themselves in foreclosure. One sad story recently in the news involves Edward Jordan, a retiree in Brooklyn who is in danger
of foreclosure based on a home equity loan he took out that mis-represented his adjustable rate. His story can be found in
the links below.
Most people with common sense cannot figure out how a lender would want to foreclose on a property as the profit factor is
hard to see. A bit more digging uncovers where the profit factor comes in. It is the profit generated in servicing' fees. This
complex slight-of-hand trick relies on a mortgage being over 30 days behind in payments and has evidently generated a
great deal of effort to make sure many mortgages end up in servicing'. In a nutshell, a servicing corporation is formed and
spun off from the mortgage company as a separate entity, although still a part of the lending institution. The servicing
corporation charges fees-which are billed to the borrower, passed back to the main mortgage holder and thus generates
profits over and above the expected interest paid every month. Added fees make homeowners fall farther and farther behind,
particularly if they are in one of the tricky adjustable rate deals so prevalent with these loans. Soon, fees escalate as
homeowners try to salvage their home from foreclosure. The fees compound so steeply and with such speed they can never
catch up. The real trick is that neither the servicing corporation nor the mortgage company OWNS the mortgage; the
mortgages have been bundled and sold to other entities, often overseas at inflated prices and end up on the REIT stocks
lists. The buyers of these bundled mortgages are also charged fees for servicing' the account, often fraudulently. Again,
relaxation of banking laws and oversight has resulted in every dollar being leveraged up to 30 times within the market,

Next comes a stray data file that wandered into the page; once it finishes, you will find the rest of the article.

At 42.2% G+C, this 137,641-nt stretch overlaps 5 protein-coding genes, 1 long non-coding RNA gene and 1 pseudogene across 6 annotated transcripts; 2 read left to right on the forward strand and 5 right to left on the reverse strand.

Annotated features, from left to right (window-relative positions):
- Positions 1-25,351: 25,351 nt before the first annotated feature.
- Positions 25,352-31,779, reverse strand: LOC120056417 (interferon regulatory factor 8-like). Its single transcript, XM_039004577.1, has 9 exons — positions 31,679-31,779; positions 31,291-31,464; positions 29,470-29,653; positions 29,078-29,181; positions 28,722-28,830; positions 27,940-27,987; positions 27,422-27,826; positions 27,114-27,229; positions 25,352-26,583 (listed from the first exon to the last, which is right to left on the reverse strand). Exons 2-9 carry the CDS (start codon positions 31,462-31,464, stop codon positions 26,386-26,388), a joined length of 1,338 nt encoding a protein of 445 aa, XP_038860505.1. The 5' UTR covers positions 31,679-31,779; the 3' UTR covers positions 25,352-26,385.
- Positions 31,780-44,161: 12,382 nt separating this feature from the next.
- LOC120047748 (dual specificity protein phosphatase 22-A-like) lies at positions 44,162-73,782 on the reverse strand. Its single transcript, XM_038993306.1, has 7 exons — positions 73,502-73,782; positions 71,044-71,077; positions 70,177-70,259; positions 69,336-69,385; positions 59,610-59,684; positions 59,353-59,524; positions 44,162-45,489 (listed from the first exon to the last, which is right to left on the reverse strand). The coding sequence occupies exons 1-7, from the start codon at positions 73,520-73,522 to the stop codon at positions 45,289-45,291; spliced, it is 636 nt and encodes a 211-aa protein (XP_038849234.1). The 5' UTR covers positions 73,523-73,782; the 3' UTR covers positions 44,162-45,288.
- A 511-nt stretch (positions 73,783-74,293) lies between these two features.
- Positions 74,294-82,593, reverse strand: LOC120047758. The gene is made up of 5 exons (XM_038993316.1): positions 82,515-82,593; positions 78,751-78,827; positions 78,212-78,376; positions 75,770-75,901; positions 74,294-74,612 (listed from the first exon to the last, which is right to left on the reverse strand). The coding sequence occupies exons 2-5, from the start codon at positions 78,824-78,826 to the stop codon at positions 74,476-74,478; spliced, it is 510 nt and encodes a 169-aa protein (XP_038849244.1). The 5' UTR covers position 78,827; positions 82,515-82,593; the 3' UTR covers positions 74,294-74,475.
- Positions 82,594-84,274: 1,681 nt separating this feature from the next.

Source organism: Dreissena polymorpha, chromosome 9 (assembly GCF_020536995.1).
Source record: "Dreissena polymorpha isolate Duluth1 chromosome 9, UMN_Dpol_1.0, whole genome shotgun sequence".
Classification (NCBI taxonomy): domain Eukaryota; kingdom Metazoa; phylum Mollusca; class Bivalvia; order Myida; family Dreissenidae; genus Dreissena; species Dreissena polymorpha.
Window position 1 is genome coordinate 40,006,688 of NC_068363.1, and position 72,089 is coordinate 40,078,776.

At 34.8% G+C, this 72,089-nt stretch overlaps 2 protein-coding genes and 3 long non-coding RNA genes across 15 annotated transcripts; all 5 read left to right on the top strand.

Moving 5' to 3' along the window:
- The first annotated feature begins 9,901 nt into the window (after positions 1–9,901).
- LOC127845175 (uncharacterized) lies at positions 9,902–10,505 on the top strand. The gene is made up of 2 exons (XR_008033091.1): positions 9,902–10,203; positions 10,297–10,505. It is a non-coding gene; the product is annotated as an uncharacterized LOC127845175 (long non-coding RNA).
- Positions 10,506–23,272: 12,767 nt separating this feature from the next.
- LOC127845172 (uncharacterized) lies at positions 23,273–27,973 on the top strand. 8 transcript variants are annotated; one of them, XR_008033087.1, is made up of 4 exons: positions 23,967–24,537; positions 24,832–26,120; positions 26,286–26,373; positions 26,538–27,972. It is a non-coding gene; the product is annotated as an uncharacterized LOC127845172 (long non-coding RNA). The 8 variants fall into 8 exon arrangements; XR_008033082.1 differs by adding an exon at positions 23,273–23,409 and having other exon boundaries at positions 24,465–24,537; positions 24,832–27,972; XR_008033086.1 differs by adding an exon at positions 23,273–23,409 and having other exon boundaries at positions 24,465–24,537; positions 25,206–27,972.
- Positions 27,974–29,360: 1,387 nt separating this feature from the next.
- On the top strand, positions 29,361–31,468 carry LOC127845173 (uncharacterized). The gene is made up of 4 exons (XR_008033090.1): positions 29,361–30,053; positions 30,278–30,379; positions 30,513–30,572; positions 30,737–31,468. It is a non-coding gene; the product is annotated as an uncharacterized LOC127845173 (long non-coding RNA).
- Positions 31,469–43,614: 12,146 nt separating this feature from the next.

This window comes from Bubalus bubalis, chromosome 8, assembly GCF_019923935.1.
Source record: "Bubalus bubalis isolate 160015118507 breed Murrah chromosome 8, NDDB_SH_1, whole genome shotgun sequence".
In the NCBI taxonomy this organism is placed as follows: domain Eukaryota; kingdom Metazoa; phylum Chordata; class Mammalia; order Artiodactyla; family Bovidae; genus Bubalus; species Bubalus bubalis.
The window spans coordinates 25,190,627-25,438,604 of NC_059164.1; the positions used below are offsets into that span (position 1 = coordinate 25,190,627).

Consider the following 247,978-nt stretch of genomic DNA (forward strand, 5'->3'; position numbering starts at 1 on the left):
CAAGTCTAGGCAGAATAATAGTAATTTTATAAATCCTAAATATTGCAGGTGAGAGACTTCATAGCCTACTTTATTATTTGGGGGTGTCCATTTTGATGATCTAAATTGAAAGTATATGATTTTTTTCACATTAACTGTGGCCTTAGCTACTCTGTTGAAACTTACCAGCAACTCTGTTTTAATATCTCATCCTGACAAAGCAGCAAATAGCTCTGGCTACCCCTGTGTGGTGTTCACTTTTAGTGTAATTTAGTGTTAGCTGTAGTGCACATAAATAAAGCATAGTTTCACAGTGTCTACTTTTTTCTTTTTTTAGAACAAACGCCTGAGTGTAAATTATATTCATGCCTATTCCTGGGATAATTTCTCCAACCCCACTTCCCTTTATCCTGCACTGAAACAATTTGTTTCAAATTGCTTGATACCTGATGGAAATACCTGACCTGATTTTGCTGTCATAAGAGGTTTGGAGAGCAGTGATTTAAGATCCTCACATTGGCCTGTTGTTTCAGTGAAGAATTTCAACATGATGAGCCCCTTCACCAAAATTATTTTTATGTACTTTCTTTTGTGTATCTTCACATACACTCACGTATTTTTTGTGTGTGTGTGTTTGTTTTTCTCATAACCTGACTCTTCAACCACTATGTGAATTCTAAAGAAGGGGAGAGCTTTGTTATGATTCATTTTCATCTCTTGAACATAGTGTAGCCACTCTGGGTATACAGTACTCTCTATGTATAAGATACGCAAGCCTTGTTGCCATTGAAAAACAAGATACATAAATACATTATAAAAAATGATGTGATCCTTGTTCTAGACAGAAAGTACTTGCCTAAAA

driving investment, profits and the fraud behind it all.
I realize the entire scenario is very complex-I barely understand it myself as I don't have a financial background and certainly
cant explain it well as I don't have the specialized vocabulary to describe it. In that sense, I am much like the victimized
sub-prime borrowers at the heart of this scheme. But, due to the fee structure, the founding of corporations within
corporations and the derivatives market, it becomes profitable to lenders to make foreclosure happen and take the loss, as
the principle has already been paid to them when they sold the mortgage at an inflated value. In the process, however, they
have broken several laws and often defrauded the IRS right along with the home owner. It is for these reasons that the FBI
has announced it is investigating seventeen banking institutions. A complete listing of those under investigation has never
been published, but financial institutions mentioned in news articles include Morgan Stanley, Goldman Sachs, Bear Sterns,
Wells Fargo, Countrywide and Citi Group. These are not small, fly-under-the-radar corporations; they are the leading
financial institutions in the United States! The Securities Exchange Commission-another regulatory agency evidently lax in
overseeing the investing corporations, is also investigating them, as is the IRS. Some of these slight-of-hand actions even
defrauded the taxman. . .the one thing that will call down the wrath of the government.
Two cities, Baltimore and Cleveland, have actually filed suit against Wells Fargo for fraudulent foreclosures that have
devastated those cities. The mayor of Cleveland has gone so far as to call the entire mess Organized Crime' and threatened
to sue under the RICO Act. Judges in several states have been throwing foreclosure suits out of court because they finally
realized the corporation bringing the foreclosure action is not the owner of the mortgage-it has been sold to overseas
investors. By law, foreclosure action can only be brought by the owner of the mortgage. As a mortgage is sold, the borrower
is supposed to be served notice the action has occurred. In most cases, these lenders have been working night and day
trying to generate enough paper to provide a false record that this has been done as required by law. Borrowers are
disputing that it ever occurred. In many cases, the required paperwork can not be produced for the court or is obviously